Many people have an audience of one they are playing to. It is far more common than we’d like to admit in a culture that worships at the altar of bootstrapism – usually described in terms such as self-efficacy, self-sufficiency, autonomy, and independence. Without help we give away our lives in the pursuit of something we will never get from that one audience member. Our desire to play that part in the hope of even a little applause can drive us to other and self-destruction. The stage lighting blinds us making it difficult, if not impossible, to see that we are responsible for our actions in the play by virtue of our choice stay on stage, in the theater, and pursue the approval of the one.
In truth, we are all responsible for ourselves – our actions, our beliefs, our attitutdes – regardless of who is in the audience and what their approval means to us. Hence, I feel empathy for Donald Trump but he is still responsible for managing it in a way that is healthy for himself, his family, and the country that he has been entrusted to steward.
This last weekend Donald Trump sat for an interview with Chris Wallace of Fox News. Kudos to Chris Wallace for a very powerful and revealing interview. I have been watching or listening to him recently on his Sunday morning interview show and have been increasingly impressed with this skills as an interviewer and competency as a journalist.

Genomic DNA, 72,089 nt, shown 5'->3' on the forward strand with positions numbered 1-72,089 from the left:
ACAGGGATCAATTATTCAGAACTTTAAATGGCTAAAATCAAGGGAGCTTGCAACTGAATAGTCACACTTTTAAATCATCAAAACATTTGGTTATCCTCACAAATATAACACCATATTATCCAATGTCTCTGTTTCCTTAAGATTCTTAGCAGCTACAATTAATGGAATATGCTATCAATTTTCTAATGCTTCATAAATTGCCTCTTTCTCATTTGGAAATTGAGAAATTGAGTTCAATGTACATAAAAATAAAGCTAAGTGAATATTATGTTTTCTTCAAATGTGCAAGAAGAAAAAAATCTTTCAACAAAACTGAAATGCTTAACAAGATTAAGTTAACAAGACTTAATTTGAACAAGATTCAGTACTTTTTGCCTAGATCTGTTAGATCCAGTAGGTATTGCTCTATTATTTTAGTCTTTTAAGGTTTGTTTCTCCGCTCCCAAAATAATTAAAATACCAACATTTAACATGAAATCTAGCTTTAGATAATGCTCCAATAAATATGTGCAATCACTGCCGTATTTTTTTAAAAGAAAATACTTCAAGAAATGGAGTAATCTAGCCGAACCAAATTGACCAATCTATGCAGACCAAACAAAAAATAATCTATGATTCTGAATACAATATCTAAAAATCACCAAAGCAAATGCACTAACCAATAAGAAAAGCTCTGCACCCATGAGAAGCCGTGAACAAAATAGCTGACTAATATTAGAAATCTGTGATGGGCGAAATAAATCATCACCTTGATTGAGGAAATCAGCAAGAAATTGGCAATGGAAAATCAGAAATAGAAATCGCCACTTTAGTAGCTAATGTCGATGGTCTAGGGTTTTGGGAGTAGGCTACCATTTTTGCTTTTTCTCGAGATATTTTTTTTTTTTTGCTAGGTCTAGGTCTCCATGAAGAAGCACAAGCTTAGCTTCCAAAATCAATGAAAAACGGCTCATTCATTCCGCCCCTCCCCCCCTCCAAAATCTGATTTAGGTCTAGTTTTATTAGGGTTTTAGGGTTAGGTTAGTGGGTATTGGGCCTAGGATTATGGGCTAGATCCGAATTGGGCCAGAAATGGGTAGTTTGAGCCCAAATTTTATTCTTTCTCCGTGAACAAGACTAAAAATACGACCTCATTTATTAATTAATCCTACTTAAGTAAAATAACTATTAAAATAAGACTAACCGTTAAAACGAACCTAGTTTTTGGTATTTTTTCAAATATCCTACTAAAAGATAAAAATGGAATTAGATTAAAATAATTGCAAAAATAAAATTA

As I watched the interview this morning I was very aware of Trump’s audience of one. I’m convinced he does not share that same awareness. I’ve put a link to the interview below. It is approximately 40 minutes in the length and it is well worth the time to watch it. Be mindful who Donald Trump’s audience really is -it’s not his base, contrary to what he and many pundits believe. It is his father whose disapproval he has feared more than anything in his life. It is Donald Trump’s refusal – or inability – to get off the stage that Fred Trump, Sr. built, where he is continuously playing to his father, that makes him so very dangerous to all of us in this moment.
chickenman – episode 82
The Masked Maternal Marauder (Chickenman’s mother) has to step in for him while he continues his flight across the Atlantic.